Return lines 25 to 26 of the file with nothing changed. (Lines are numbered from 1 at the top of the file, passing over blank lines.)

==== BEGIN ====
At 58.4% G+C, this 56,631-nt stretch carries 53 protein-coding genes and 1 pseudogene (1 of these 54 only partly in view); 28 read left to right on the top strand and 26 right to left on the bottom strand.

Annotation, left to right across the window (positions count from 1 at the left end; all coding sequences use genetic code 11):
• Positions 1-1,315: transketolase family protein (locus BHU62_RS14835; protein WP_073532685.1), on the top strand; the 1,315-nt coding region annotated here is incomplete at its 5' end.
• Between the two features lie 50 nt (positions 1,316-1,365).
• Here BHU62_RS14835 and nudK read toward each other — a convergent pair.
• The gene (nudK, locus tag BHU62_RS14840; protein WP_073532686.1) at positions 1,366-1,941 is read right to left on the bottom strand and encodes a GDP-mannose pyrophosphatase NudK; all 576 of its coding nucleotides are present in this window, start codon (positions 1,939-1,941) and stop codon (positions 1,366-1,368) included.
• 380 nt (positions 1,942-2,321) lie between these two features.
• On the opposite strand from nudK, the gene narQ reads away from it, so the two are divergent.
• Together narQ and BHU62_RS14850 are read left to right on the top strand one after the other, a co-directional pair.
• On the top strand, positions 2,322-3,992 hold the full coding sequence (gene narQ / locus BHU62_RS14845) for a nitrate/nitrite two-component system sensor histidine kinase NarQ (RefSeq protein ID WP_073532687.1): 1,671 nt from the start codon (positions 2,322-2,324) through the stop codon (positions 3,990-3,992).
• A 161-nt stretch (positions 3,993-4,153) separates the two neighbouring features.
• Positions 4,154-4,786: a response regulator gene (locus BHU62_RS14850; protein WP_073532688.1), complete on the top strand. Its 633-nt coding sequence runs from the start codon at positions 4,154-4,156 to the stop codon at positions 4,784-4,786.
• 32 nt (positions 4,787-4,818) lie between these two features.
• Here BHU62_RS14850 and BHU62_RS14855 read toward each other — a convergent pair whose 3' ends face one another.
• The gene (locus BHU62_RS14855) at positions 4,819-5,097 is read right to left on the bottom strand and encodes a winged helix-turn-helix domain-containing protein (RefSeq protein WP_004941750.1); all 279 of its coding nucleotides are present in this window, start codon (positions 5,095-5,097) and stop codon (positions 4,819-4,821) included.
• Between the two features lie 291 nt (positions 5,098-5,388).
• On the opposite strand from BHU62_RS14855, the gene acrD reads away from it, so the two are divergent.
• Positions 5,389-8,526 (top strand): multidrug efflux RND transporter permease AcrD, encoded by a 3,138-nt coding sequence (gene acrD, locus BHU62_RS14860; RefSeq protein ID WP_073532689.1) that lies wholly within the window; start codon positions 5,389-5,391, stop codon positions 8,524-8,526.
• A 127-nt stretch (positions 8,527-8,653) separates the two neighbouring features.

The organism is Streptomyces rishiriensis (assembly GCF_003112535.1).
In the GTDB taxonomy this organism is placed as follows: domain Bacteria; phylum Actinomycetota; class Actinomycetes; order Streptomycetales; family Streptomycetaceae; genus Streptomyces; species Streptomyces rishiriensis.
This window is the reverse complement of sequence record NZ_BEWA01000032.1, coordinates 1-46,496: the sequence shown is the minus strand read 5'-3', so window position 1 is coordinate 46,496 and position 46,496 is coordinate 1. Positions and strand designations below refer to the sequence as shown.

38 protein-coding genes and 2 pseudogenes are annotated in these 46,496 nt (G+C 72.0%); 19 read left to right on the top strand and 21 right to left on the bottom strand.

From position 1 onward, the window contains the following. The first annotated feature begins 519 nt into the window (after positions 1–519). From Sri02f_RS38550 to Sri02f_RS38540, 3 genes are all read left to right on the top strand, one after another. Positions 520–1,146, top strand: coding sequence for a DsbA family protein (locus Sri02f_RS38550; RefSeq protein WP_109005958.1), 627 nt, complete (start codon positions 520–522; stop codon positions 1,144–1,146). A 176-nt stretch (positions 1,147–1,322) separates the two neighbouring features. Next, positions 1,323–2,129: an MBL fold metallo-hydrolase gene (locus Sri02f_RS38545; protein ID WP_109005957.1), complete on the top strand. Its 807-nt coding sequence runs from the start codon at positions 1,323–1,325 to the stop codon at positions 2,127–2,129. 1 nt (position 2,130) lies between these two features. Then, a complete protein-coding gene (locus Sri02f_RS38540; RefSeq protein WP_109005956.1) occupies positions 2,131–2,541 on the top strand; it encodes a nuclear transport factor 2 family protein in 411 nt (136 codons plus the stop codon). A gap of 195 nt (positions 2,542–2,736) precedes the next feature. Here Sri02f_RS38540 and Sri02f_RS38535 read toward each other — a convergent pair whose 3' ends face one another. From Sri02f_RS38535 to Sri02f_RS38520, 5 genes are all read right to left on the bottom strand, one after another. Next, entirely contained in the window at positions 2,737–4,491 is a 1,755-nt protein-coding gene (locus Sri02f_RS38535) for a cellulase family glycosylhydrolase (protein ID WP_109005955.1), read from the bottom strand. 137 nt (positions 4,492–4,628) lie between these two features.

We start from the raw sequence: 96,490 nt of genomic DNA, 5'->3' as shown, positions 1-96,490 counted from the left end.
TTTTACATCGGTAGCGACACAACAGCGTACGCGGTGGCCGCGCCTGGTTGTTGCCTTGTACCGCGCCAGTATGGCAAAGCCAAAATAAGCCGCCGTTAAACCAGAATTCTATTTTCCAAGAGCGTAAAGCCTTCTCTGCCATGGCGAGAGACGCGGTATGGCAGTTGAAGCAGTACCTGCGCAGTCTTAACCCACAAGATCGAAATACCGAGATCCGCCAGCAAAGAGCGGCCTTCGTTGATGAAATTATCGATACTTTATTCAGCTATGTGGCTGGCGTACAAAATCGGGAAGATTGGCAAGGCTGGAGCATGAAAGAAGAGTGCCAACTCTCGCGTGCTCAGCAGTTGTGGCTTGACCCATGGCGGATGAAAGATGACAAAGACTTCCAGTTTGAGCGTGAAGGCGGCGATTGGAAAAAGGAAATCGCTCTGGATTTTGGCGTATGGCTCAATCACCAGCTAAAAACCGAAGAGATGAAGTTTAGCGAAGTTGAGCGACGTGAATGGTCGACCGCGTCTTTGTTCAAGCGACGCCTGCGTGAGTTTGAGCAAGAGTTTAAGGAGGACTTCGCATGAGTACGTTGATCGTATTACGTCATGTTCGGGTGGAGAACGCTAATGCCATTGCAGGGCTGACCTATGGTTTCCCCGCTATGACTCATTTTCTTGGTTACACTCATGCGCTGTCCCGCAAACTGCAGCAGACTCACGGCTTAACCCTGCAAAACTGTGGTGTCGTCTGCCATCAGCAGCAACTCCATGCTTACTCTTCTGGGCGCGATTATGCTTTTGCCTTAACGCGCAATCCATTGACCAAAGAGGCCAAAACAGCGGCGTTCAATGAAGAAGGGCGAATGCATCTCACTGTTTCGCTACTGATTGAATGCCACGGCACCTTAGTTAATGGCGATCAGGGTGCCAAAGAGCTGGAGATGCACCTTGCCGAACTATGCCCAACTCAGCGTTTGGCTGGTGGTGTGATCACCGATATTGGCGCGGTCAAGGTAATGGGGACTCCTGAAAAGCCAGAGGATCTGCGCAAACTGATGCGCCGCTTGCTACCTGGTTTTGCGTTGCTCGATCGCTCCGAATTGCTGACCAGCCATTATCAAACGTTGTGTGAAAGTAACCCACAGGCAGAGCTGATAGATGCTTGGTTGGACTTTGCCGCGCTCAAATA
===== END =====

We start from the raw sequence: 96,490 nt of genomic DNA, 5'->3' as shown, positions 1-96,490 counted from the left end.
TTTTACATCGGTAGCGACACAACAGCGTACGCGGTGGCCGCGCCTGGTTGTTGCCTTGTACCGCGCCAGTATGGCAAAGCCAAAATAAGCCGCCGTTAAACCAGAATTCTATTTTCCAAGAGCGTAAAGCCTTCTCTGCCATGGCGAGAGACGCGGTATGGCAGTTGAAGCAGTACCTGCGCAGTCTTAACCCACAAGATCGAAATACCGAGATCCGCCAGCAAAGAGCGGCCTTCGTTGATGAAATTATCGATACTTTATTCAGCTATGTGGCTGGCGTACAAAATCGGGAAGATTGGCAAGGCTGGAGCATGAAAGAAGAGTGCCAACTCTCGCGTGCTCAGCAGTTGTGGCTTGACCCATGGCGGATGAAAGATGACAAAGACTTCCAGTTTGAGCGTGAAGGCGGCGATTGGAAAAAGGAAATCGCTCTGGATTTTGGCGTATGGCTCAATCACCAGCTAAAAACCGAAGAGATGAAGTTTAGCGAAGTTGAGCGACGTGAATGGTCGACCGCGTCTTTGTTCAAGCGACGCCTGCGTGAGTTTGAGCAAGAGTTTAAGGAGGACTTCGCATGAGTACGTTGATCGTATTACGTCATGTTCGGGTGGAGAACGCTAATGCCATTGCAGGGCTGACCTATGGTTTCCCCGCTATGACTCATTTTCTTGGTTACACTCATGCGCTGTCCCGCAAACTGCAGCAGACTCACGGCTTAACCCTGCAAAACTGTGGTGTCGTCTGCCATCAGCAGCAACTCCATGCTTACTCTTCTGGGCGCGATTATGCTTTTGCCTTAACGCGCAATCCATTGACCAAAGAGGCCAAAACAGCGGCGTTCAATGAAGAAGGGCGAATGCATCTCACTGTTTCGCTACTGATTGAATGCCACGGCACCTTAGTTAATGGCGATCAGGGTGCCAAAGAGCTGGAGATGCACCTTGCCGAACTATGCCCAACTCAGCGTTTGGCTGGTGGTGTGATCACCGATATTGGCGCGGTCAAGGTAATGGGGACTCCTGAAAAGCCAGAGGATCTGCGCAAACTGATGCGCCGCTTGCTACCTGGTTTTGCGTTGCTCGATCGCTCCGAATTGCTGACCAGCCATTATCAAACGTTGTGTGAAAGTAACCCACAGGCAGAGCTGATAGATGCTTGGTTGGACTTTGCCGCGCTCAAATA